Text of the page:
Geoffroy Lequatre is aiming for a place on RadioShack's Tour de France squad next July. The Frenchman joined the team from Agritubel at the beginning of 2010 but was not selected for this year's Tour.
"As I've said many times before, I was very disappointed at the time," Lequatre told Cyclismactu.net. "I was very motivated to ride that Tour, just as any rider would have been, French or otherwise."
The 29-year-old Frenchman is keen to make amends in 2011 by taking part in his fourth Tour. Lequatre's best placing came in his last outing in 2009, when he finished 64th overall.
"The stated objective of my season will be the Tour de France, if I manage to participate," Lequatre said. "It would be the highlight of my year, and I would go with some ambitions."
Lequatre's chances of lining up on the Passage du Gois on July 2 may have been increased by the absence of Lance Armstrong from La Grande Boucle. The American will ride his last international event for RadioShack at the Tour Down Under in January.
However, Lequatre is unsure of precisely what impact Armstrong's departure will have on the team.
"I don't know, we haven't discussed it yet as the first training camp won't be until the beginning of December," he said. "I'll see at that camp how the season will pan out."
The 2010 season was a difficult one for Armstrong and RadioShack, particularly in light of Floyd Landis' accusations of systematic doping at the US Postal Service team, which came to light in May.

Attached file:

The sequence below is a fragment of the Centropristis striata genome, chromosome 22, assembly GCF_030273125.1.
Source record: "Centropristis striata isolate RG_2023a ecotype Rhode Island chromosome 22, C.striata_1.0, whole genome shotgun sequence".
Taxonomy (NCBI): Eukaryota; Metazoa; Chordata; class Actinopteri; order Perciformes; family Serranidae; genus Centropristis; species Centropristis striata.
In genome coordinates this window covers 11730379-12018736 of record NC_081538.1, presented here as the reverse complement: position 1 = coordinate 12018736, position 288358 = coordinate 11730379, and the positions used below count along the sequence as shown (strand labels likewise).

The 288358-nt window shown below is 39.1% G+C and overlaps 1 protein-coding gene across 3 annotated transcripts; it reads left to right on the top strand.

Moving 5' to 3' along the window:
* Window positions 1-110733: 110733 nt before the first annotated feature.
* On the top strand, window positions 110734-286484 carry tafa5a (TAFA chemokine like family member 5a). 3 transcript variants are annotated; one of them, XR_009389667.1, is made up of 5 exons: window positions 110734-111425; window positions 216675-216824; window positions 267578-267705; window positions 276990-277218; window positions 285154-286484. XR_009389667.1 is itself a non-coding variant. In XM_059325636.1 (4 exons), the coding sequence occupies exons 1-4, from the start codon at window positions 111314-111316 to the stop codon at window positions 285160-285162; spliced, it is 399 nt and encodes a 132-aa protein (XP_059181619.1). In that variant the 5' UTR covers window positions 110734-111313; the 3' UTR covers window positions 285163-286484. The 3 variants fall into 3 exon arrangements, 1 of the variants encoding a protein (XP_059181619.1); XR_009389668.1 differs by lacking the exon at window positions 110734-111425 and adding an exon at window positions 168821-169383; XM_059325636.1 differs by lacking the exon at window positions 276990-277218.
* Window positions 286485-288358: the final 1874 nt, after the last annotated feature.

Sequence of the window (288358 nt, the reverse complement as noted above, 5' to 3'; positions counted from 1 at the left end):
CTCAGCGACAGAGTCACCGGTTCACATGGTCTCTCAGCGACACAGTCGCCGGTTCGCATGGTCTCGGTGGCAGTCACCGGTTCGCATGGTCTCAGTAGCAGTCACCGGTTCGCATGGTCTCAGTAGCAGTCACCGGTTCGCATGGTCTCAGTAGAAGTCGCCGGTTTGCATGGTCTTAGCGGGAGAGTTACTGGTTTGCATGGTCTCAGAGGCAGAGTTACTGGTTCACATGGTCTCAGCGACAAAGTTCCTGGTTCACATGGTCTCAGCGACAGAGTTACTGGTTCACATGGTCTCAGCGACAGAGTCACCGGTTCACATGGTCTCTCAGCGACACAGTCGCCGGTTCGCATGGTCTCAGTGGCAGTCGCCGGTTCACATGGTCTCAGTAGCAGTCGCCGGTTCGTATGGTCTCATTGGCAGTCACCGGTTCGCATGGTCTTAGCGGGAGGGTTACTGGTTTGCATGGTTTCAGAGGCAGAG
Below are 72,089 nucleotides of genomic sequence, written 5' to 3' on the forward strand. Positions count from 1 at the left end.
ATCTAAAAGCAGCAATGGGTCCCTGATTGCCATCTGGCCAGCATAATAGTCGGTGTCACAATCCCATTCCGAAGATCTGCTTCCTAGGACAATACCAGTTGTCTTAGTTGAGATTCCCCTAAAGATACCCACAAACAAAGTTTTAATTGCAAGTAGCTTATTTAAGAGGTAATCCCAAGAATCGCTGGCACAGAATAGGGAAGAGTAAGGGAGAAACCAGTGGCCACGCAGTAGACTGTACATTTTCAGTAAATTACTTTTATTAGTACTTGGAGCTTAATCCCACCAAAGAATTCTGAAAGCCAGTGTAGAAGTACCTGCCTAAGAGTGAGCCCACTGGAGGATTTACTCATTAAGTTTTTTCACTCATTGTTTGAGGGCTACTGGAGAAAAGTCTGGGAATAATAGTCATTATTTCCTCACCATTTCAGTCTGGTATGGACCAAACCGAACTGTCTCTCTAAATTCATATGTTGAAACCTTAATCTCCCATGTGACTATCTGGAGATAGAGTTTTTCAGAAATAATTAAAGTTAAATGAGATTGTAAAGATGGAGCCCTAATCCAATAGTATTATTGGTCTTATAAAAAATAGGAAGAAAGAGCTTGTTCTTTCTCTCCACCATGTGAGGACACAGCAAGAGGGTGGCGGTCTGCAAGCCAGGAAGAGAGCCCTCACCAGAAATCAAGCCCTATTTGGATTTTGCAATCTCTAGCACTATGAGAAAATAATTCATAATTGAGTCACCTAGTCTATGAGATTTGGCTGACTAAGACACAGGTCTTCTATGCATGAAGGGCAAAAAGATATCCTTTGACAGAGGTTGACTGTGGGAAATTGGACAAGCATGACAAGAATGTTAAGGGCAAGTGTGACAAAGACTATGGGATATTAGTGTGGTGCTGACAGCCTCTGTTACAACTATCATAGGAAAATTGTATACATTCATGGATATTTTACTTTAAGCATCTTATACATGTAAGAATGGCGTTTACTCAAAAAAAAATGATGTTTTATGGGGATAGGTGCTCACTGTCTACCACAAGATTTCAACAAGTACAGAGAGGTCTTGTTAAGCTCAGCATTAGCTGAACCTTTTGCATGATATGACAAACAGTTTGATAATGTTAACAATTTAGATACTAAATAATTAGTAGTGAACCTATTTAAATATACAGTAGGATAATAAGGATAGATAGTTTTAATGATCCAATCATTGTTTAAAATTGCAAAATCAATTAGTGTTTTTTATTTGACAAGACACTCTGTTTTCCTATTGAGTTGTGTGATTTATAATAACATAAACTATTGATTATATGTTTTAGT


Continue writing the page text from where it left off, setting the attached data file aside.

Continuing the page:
Lequatre's contact with the American over the course of the season was relatively limited, however. "I rubbed shoulders with him at the training camp," Lequatre said. "I also rode the Tour of Flanders with him and our paths crossed a few other times."
After missing out on the 2010 Tour, Lequatre set about targeting a number of late-season races. The Frenchman was keen to add to his professional palmares, which lists just one major victory, the 2008 Tour of Britain, and he came agonisingly close to doing so at Paris-Tours.
Lequatre held an 18 second lead over the peloton entering the 2.7km-long Avenue de Grammont, but he was ultimately caught just 400m shy of the finish line. He insists that he harbours no regrets about how the finale played out.
"I followed the plan I had set out and gave everything out in front at the end of the race," Lequatre said. "The Avenue de Grammont is so long that eventually the peloton and the headwind got the better of me. Maybe with a more favourable wind I could have taken the win but it's like that.
"I think that I shouldn't look on it as a defeat but as a point of departure towards other things. Even if the victory didn't come at the end of it all, it proved to me that I can do good things at a high level. The episode has opened up greater prospects for next year."